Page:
Wells Fargo has become the new poster child for corporate greed, though mismanagement might be a better criticism, and it’s not hard to see how the company achieved the honor.
When you fire 5,300 employees over several years for opening some millions of fake accounts to achieve quotas for bonuses and are fined $185 million by various government agencies, eventually even Congress will notice.
If you then refuse to take any action against the executives who promoted, then obfuscated, this activity, there will be hell to pay before congressional committees, no matter how much you have contributed to members’ campaigns.
CEO John Stumpf, once a banking superstar, may well be gone by the time you read this. If not, he will be soon. There will also be a housecleaning of Wells Fargo executives, though no more than necessary to placate regulators and Elizabeth Warren.
While testifying before Congress, Stumpf danced around the question of whether executive-in-charge Carrie Tolstedt, who was allowed to resign before the storm broke, would be forced to return at least a portion of the jaw-dropping bonus she received on departing. The same will be asked of him and anyone else even peripherally involved.
This is all great political theater, and fodder, for Warren and her senatorial cohorts of both parties, as it should be. It is unconscionable, and, according to Warren, criminal, behavior. It is also a perfect example of the lack of corporate conscience and extreme executive compensation that political candidates of all stripes are presently fulminating about, even as they take campaign contributions, as well as big speaking fees and donations to their foundations, from the same folks they rail against. Corrupt? Well, yeah.
The irony here is that Wells Fargo may well have lost money on this program. After processing paperwork to open the fake accounts, paying bonuses to employees who opened them, paying bigger bonuses to executives who were supposedly supervising those employees, then processing more paperwork to close the accounts after customers complained, there couldn’t have been much left for the bottom line.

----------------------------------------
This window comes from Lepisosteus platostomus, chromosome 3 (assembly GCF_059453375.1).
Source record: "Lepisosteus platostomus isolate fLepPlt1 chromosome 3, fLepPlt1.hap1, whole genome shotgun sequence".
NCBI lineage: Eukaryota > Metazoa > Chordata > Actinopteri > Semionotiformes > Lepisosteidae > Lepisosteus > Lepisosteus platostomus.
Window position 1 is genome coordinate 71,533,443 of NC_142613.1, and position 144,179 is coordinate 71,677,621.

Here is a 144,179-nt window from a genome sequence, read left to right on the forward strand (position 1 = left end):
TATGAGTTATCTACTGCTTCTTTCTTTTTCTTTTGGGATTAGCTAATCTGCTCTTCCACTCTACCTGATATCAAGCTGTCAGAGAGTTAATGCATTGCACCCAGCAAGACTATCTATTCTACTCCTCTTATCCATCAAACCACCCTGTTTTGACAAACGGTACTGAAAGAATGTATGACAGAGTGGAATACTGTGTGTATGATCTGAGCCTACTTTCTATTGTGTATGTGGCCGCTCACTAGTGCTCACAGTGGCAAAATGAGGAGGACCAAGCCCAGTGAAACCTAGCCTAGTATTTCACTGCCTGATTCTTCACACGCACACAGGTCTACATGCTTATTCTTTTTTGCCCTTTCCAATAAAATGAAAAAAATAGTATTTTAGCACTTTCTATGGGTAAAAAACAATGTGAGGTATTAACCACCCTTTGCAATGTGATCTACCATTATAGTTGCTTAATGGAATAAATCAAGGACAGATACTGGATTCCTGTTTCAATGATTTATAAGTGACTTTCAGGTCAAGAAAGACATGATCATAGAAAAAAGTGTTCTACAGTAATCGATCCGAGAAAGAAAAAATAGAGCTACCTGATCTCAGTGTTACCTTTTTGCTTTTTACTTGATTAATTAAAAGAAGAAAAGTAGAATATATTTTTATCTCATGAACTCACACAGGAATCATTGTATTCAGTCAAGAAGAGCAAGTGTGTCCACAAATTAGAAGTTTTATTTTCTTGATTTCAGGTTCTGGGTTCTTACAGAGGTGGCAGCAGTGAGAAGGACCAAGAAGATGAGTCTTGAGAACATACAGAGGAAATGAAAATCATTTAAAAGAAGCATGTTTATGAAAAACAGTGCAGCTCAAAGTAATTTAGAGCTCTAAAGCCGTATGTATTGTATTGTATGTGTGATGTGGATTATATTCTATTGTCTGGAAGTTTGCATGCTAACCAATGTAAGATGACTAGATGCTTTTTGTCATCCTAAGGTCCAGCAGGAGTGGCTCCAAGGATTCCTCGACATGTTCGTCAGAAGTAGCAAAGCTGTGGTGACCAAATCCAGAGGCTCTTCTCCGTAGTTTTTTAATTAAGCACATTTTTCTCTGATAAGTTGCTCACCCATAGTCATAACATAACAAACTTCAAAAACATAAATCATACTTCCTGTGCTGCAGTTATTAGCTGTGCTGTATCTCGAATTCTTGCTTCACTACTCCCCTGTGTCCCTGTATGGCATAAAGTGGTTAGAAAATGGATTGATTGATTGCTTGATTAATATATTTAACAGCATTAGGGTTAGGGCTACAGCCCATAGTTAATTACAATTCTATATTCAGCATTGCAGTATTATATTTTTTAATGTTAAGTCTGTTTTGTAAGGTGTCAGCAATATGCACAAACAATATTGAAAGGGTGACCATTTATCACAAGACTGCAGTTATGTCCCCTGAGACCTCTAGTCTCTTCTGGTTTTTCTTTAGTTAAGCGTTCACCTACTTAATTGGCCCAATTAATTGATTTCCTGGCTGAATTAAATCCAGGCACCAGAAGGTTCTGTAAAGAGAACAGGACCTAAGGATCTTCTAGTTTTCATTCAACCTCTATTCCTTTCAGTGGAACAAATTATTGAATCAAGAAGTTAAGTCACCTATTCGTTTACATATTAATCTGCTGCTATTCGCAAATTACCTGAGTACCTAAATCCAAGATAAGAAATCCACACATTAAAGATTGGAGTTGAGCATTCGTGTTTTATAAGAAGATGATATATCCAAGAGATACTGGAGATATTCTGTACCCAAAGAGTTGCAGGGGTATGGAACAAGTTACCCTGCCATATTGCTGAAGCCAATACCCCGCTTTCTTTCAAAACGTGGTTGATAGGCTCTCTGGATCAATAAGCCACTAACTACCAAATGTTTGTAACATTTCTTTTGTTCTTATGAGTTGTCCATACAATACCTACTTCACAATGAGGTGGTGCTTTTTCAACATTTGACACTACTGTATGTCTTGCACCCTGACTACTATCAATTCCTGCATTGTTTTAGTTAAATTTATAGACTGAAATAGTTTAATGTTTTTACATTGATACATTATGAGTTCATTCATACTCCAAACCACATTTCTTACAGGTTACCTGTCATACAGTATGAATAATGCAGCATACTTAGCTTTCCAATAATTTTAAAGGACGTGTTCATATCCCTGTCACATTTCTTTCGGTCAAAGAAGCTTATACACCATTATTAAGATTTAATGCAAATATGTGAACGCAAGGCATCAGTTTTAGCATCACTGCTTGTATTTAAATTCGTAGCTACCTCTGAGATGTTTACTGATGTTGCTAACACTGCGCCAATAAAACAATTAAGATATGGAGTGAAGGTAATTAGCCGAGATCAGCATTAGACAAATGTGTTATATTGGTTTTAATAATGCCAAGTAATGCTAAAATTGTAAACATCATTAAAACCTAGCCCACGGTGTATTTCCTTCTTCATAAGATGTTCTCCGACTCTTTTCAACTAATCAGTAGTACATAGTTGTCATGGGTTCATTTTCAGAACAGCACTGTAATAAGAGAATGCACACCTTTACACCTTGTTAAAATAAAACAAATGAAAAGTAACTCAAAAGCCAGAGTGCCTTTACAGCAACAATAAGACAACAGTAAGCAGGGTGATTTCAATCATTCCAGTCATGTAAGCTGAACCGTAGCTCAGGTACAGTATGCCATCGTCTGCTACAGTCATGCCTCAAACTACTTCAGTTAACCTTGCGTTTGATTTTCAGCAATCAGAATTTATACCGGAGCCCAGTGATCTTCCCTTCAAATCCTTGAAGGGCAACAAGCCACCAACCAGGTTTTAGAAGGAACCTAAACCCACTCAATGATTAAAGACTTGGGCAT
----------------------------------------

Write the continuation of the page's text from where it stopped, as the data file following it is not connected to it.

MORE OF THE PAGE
When something like Wells Fargo pops up, it is way too juicy to be ignored, and there will be people fired, probably with at least silver parachutes, and fines levied and much regulatory back-slapping for a job well done. Until the next time.
Is it possible to change behavior, to at least reduce these incidents? It’s not just us. Remember Volkswagen’s diesel fiasco? Where there is money to be made, people will stretch or violate rules, and it seems certain that many of them are never discovered.
Of course it is a function of greed; that is human nature and to be expected, but it is also a function of opportunity. If you are part of a giant bureaucracy, corporate or government, that is too extended to manage itself properly, and if you have no skin in the game but a paycheck, and possibly tempting bonuses, how do you weigh the odds of gain versus exposure?
Politicians will have a field day with all this until the election, after which it will drift into limbo, except for the attention of Ms. Warren, who has built her entire career on attacking big banks. This is not to say they don’t sometimes deserve attack, only that, once the dust settles and Mr. Stumpf has retired to Palm Beach or wherever, there will be plenty of new headlines to attract attention, and we can all wait for the next scandal to erupt.
It won’t take long.